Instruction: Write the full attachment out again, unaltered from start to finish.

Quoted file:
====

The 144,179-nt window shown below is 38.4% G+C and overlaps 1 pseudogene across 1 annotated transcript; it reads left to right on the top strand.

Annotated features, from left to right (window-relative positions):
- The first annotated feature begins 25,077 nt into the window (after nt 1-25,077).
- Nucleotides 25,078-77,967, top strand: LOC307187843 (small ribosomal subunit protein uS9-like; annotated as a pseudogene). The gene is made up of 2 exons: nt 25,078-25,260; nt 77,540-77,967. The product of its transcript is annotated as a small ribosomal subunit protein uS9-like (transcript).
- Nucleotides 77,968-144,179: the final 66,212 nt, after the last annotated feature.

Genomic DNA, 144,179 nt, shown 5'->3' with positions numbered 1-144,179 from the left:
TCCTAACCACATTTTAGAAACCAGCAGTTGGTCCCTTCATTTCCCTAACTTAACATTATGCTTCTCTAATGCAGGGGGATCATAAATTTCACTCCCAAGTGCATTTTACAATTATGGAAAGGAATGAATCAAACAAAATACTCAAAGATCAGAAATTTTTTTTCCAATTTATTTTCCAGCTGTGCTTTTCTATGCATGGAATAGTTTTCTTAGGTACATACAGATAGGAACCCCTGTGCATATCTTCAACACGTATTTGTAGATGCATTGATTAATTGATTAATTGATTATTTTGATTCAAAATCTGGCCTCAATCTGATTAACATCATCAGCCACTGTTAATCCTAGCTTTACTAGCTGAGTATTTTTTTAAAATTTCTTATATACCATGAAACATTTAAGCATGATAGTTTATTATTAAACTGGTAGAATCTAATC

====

The 144,179-nt window shown below is 38.4% G+C and overlaps 1 pseudogene across 1 annotated transcript; it reads left to right on the top strand.

Annotated features, from left to right (window-relative positions):
- The first annotated feature begins 25,077 nt into the window (after nt 1-25,077).
- Nucleotides 25,078-77,967, top strand: LOC307187843 (small ribosomal subunit protein uS9-like; annotated as a pseudogene). The gene is made up of 2 exons: nt 25,078-25,260; nt 77,540-77,967. The product of its transcript is annotated as a small ribosomal subunit protein uS9-like (transcript).
- Nucleotides 77,968-144,179: the final 66,212 nt, after the last annotated feature.

Genomic DNA, 144,179 nt, shown 5'->3' with positions numbered 1-144,179 from the left:
TCCTAACCACATTTTAGAAACCAGCAGTTGGTCCCTTCATTTCCCTAACTTAACATTATGCTTCTCTAATGCAGGGGGATCATAAATTTCACTCCCAAGTGCATTTTACAATTATGGAAAGGAATGAATCAAACAAAATACTCAAAGATCAGAAATTTTTTTTCCAATTTATTTTCCAGCTGTGCTTTTCTATGCATGGAATAGTTTTCTTAGGTACATACAGATAGGAACCCCTGTGCATATCTTCAACACGTATTTGTAGATGCATTGATTAATTGATTAATTGATTATTTTGATTCAAAATCTGGCCTCAATCTGATTAACATCATCAGCCACTGTTAATCCTAGCTTTACTAGCTGAGTATTTTTTTAAAATTTCTTATATACCATGAAACATTTAAGCATGATAGTTTATTATTAAACTGGTAGAATCTAATC